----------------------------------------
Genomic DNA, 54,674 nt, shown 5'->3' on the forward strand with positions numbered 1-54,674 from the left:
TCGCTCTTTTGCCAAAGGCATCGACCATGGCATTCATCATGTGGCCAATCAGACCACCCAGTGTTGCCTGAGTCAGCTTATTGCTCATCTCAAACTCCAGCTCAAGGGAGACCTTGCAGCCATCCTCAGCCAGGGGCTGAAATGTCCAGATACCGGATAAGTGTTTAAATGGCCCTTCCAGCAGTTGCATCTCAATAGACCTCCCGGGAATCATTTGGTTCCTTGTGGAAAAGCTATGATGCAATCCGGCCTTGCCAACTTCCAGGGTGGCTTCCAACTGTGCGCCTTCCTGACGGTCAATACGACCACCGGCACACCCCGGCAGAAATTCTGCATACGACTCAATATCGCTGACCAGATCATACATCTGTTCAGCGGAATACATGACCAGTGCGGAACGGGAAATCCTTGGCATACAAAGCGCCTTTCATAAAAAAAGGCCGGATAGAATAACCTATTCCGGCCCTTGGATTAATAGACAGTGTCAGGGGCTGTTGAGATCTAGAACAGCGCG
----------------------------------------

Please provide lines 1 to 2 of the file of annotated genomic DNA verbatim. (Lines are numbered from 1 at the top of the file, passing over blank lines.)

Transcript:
Genomic DNA, 54,674 nt, shown 5'->3' on the forward strand with positions numbered 1-54,674 from the left:
TCGCTCTTTTGCCAAAGGCATCGACCATGGCATTCATCATGTGGCCAATCAGACCACCCAGTGTTGCCTGAGTCAGCTTATTGCTCATCTCAAACTCCAGCTCAAGGGAGACCTTGCAGCCATCCTCAGCCAGGGGCTGAAATGTCCAGATACCGGATAAGTGTTTAAATGGCCCTTCCAGCAGTTGCATCTCAATAGACCTCCCGGGAATCATTTGGTTCCTTGTGGAAAAGCTATGATGCAATCCGGCCTTGCCAACTTCCAGGGTGGCTTCCAACTGTGCGCCTTCCTGACGGTCAATACGACCACCGGCACACCCCGGCAGAAATTCTGCATACGACTCAATATCGCTGACCAGATCATACATCTGTTCAGCGGAATACATGACCAGTGCGGAACGGGAAATCCTTGGCATACAAAGCGCCTTTCATAAAAAAAGGCCGGATAGAATAACCTATTCCGGCCCTTGGATTAATAGACAGTGTCAGGGGCTGTTGAGATCTAGAACAGCGCG